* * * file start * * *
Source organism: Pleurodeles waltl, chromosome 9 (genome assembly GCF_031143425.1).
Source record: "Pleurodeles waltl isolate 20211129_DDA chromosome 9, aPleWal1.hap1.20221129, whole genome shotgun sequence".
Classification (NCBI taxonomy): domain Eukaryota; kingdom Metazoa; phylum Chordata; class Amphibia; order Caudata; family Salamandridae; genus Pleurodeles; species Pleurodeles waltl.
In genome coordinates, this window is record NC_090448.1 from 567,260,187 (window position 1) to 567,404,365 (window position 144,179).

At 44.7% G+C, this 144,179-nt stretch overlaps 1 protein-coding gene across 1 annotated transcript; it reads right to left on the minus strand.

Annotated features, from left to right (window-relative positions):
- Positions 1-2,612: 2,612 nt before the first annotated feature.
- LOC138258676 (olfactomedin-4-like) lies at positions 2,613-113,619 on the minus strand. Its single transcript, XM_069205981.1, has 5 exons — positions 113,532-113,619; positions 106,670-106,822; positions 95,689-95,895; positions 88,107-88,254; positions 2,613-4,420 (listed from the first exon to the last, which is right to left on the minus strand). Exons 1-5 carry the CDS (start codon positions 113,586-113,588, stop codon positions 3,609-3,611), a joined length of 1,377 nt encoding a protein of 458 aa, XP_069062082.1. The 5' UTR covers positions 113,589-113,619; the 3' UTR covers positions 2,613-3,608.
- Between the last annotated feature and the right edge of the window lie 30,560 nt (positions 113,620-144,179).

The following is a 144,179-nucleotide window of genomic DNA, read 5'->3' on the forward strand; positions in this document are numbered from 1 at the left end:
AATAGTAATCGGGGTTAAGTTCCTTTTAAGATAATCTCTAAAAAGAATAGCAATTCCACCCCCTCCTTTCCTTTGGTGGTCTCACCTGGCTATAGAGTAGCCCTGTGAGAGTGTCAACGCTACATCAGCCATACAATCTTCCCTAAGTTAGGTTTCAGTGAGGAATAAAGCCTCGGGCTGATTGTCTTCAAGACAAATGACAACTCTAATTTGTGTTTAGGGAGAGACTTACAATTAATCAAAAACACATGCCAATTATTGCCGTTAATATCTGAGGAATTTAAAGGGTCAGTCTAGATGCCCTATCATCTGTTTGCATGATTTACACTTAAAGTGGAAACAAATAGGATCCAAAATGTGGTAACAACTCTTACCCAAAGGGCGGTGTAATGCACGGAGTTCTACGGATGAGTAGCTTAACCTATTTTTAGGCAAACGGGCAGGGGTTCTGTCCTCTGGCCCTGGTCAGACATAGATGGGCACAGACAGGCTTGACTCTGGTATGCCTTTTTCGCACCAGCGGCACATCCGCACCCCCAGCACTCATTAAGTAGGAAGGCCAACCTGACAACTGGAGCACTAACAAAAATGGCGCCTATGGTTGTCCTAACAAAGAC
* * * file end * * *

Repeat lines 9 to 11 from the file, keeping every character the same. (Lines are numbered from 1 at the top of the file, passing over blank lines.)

- Between the last annotated feature and the right edge of the window lie 30,560 nt (positions 113,620-144,179).

The following is a 144,179-nucleotide window of genomic DNA, read 5'->3' on the forward strand; positions in this document are numbered from 1 at the left end:
AATAGTAATCGGGGTTAAGTTCCTTTTAAGATAATCTCTAAAAAGAATAGCAATTCCACCCCCTCCTTTCCTTTGGTGGTCTCACCTGGCTATAGAGTAGCCCTGTGAGAGTGTCAACGCTACATCAGCCATACAATCTTCCCTAAGTTAGGTTTCAGTGAGGAATAAAGCCTCGGGCTGATTGTCTTCAAGACAAATGACAACTCTAATTTGTGTTTAGGGAGAGACTTACAATTAATCAAAAACACATGCCAATTATTGCCGTTAATATCTGAGGAATTTAAAGGGTCAGTCTAGATGCCCTATCATCTGTTTGCATGATTTACACTTAAAGTGGAAACAAATAGGATCCAAAATGTGGTAACAACTCTTACCCAAAGGGCGGTGTAATGCACGGAGTTCTACGGATGAGTAGCTTAACCTATTTTTAGGCAAACGGGCAGGGGTTCTGTCCTCTGGCCCTGGTCAGACATAGATGGGCACAGACAGGCTTGACTCTGGTATGCCTTTTTCGCACCAGCGGCACATCCGCACCCCCAGCACTCATTAAGTAGGAAGGCCAACCTGACAACTGGAGCACTAACAAAAATGGCGCCTATGGTTGTCCTAACAAAGAC